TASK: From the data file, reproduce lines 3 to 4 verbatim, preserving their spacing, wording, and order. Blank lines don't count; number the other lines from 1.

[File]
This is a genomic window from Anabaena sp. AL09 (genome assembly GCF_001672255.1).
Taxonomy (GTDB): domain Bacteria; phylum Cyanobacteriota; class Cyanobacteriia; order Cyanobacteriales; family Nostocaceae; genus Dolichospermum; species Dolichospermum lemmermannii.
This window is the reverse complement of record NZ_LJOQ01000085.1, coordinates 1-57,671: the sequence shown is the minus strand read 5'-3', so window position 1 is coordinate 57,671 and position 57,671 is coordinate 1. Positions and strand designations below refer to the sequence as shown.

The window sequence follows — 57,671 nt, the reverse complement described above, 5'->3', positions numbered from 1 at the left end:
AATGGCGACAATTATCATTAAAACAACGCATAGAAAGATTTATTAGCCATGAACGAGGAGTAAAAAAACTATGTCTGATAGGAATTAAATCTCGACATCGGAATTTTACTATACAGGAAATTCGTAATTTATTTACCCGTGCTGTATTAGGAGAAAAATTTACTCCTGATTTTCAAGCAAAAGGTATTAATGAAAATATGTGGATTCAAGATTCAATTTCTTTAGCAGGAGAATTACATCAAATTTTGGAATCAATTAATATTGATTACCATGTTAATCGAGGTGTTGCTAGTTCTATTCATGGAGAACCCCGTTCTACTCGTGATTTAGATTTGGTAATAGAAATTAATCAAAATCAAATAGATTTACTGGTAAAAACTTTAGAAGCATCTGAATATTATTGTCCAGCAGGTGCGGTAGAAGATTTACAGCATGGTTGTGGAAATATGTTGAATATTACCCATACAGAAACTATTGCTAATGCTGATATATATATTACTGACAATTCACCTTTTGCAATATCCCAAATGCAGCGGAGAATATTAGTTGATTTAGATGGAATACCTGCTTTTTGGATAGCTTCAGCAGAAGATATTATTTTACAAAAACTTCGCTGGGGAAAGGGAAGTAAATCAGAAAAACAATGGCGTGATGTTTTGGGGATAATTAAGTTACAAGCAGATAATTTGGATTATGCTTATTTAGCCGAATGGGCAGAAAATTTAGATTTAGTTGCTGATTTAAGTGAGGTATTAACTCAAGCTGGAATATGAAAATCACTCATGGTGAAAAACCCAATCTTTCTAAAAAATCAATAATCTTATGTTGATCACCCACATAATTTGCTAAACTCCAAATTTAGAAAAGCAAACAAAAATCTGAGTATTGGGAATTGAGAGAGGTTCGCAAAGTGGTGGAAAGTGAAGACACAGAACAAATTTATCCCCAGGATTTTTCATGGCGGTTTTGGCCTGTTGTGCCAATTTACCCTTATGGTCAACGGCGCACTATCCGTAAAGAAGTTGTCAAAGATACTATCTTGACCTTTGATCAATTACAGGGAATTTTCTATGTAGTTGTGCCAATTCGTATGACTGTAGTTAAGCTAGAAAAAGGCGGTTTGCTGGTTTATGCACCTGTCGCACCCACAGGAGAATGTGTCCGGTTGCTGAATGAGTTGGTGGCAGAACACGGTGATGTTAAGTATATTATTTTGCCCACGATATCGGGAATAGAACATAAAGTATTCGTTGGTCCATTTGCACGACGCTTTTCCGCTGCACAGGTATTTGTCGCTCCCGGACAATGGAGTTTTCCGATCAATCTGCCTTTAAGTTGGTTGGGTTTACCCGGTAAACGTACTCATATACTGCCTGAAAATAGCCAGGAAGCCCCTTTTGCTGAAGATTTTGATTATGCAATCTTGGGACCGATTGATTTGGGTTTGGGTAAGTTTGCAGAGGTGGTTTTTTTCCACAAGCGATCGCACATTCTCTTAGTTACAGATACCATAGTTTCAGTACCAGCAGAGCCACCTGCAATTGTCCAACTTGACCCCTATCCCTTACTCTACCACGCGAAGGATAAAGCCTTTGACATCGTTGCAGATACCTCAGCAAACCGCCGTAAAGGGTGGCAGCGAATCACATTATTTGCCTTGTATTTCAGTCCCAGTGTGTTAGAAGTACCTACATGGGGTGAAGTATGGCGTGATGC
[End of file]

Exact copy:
This window is the reverse complement of record NZ_LJOQ01000085.1, coordinates 1-57,671: the sequence shown is the minus strand read 5'-3', so window position 1 is coordinate 57,671 and position 57,671 is coordinate 1. Positions and strand designations below refer to the sequence as shown.

The window sequence follows — 57,671 nt, the reverse complement described above, 5'->3', positions numbered from 1 at the left end: